0
Professional News
APA, Corporate Leaders Discuss Coverage for Mental Illness
Psychiatric News
Volume 36 Number 14 page 1-27

When APA leaders and prominent researchers get together with companies like AT&T and Delta Air Lines, the chances that employees will gain access to quality mental health care improve.

Last month, at the invitation of APA and the Carter Center, nearly 100 representatives from business, government, and academia met at the Carter Center in Atlanta as part of APA’s effort to improve the mental health care coverage employers provide workers in their health insurance policies.

Among the companies that accepted the invitation were AT&T, Hughes Electronics, Coca-Cola, Lucent Technologies, Delta Air Lines, DuPont, PricewaterhouseCoopers, Bank One, Towers Perrin, IBM, Dow Chemical, United Air Lines, 3M, William H. Mercer, Anheuser-Busch, and the Southern Company. Representatives from federal and state government agencies, such as the Office of Personnel Management and the Ohio Department of Mental Health, also attended.

"The response from business exceeded our expectations," said Daniel Borenstein, M.D., immediate past president of APA and a champion of the APA/business initiative.

Anchor for JumpAnchor for Jump

Former First Lady Rosalynn Carter talks with Gregory L. Fricchione, M.D. (left), director of the Carter Center Mental Health Program, and Richard Harding, M.D., APA president, before speaking at a conference to educate business about the benefits of providing high-quality mental health care to their employees. The conference was sponsored by APA and the Carter Center last month in Atlanta.

The symposium, titled "The Business Case for Mental Health Care," was the first major event of APA’s outreach to the business community. In his opening remarks, Borenstein said, "This initiative is the result of our growing concern about the inability of individuals to access quality mental health care and a realization that to properly and effectively address the problem, we need to partner with the group that provides one-half of all the health care coverage in this country—the business community."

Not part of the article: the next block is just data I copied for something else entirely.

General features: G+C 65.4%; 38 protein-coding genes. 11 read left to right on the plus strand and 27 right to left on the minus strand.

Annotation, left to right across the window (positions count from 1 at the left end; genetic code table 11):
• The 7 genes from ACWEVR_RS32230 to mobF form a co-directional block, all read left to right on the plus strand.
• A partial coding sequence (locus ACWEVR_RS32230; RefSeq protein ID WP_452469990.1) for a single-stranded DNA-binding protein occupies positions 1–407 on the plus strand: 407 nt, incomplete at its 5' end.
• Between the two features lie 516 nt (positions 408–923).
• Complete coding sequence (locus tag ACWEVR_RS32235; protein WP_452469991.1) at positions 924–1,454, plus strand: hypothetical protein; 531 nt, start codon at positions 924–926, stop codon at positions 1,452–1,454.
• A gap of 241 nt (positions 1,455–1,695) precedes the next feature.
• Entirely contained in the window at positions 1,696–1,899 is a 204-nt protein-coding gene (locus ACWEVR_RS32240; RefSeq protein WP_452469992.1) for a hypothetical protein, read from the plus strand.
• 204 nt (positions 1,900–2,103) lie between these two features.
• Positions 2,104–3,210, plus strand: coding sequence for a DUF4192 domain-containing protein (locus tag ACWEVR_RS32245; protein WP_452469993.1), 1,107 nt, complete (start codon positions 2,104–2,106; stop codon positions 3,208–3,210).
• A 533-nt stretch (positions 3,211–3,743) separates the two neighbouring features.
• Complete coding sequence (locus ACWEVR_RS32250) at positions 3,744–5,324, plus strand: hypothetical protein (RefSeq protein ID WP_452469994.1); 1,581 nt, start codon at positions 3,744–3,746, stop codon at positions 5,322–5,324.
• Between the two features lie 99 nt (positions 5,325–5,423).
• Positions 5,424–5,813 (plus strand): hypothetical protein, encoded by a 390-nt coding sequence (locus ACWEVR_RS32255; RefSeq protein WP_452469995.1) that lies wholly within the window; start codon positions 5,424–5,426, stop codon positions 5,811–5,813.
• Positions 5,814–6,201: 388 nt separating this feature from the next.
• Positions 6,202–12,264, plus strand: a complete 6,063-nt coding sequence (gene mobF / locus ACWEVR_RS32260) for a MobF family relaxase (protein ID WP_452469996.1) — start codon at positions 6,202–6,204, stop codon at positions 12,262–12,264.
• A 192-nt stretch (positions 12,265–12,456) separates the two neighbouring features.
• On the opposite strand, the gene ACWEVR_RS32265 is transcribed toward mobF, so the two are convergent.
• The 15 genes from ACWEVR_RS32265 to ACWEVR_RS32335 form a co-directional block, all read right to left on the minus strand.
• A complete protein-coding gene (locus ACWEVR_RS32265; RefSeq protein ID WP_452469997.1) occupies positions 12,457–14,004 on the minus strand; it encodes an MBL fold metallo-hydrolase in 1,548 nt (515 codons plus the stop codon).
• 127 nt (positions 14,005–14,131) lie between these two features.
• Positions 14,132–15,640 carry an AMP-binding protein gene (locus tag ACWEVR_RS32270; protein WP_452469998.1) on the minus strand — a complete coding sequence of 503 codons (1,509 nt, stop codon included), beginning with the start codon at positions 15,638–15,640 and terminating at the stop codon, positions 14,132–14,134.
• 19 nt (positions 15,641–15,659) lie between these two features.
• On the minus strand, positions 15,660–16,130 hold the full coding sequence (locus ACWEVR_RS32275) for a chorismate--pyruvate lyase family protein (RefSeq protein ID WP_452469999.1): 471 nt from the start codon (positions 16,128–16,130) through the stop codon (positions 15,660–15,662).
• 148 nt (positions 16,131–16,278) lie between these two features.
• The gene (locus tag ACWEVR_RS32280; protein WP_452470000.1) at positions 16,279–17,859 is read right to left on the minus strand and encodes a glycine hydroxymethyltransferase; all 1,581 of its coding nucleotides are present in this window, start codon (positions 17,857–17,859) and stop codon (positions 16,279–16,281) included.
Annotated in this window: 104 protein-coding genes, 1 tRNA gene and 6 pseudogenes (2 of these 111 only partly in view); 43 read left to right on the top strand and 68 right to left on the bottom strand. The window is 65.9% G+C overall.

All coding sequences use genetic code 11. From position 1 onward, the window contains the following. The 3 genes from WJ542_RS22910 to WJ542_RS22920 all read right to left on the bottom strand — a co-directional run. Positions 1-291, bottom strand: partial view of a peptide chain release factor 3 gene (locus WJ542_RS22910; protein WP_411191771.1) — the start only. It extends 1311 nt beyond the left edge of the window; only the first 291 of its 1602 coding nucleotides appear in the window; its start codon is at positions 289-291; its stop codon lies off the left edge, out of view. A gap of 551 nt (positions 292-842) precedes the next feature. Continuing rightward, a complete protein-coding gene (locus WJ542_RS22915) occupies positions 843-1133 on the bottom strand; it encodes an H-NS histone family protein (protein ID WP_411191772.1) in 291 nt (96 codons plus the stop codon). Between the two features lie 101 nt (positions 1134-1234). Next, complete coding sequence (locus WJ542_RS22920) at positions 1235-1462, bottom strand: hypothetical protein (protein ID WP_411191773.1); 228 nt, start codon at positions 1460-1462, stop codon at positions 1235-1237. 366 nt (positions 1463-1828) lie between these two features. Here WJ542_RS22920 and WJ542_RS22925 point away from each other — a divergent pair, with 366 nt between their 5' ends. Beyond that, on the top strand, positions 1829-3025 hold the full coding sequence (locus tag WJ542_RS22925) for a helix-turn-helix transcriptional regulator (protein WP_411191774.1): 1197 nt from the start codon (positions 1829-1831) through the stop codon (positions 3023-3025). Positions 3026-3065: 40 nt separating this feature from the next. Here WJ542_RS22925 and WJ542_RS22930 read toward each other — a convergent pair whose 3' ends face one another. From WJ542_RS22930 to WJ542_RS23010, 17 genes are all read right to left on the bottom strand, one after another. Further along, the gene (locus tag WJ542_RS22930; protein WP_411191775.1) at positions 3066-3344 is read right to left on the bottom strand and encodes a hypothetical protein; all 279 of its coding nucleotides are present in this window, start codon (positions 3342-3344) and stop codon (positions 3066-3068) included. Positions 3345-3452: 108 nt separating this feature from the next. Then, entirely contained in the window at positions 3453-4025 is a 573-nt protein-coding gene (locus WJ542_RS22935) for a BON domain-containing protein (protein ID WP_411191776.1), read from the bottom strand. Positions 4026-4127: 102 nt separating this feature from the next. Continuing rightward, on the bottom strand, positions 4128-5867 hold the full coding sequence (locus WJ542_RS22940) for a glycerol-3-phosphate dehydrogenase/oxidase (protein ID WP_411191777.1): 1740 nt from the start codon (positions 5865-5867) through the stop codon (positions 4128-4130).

Researchers who spoke at the meeting, such as Ronald Kessler, Ph.D., professor of health care policy at Harvard Medical School, and Ron Goetzel, Ph.D., vice president of consulting and applied research at the Medstat Group, presented reports illustrating the link between mental illness and workplace disability, lost productivity, absenteeism, and the new "ism" of the day, presenteeism, which means the employee is "present" but not 100 percent functional on the job.

Anchor for JumpAnchor for Jump

John B. Hardman, M.D., chief executive officer of the Carter Center, explores future collaborations with Norman A. Clemens, M.D., chair of the Committee on APA/Business Relations.

Several attendees noted, however, that timing is critical. Business is looking to APA and others for answers now because of the crisis in finding quality mental health care services for their employees. All the corporate representatives acknowledged the critical problem of identifying enough psychiatrists, which was covered recently by the Wall Street Journal (May 9 and June 13) and the Boston Globe (June 17). Scott Rothermel of PricewaterhouseCoopers noted that "APA has a relatively small window of opportunity right now. If no solutions are presented to business quickly, then I fear the momentum created [at the Carter Center meeting] may be lost."

A number of companies presented case studies showing their approach to dealing with mental health problems in the workplace. Some were extremely sophisticated, and a few unique, such as Owens Corning, which established and manages its own nationwide mental health practitioner network.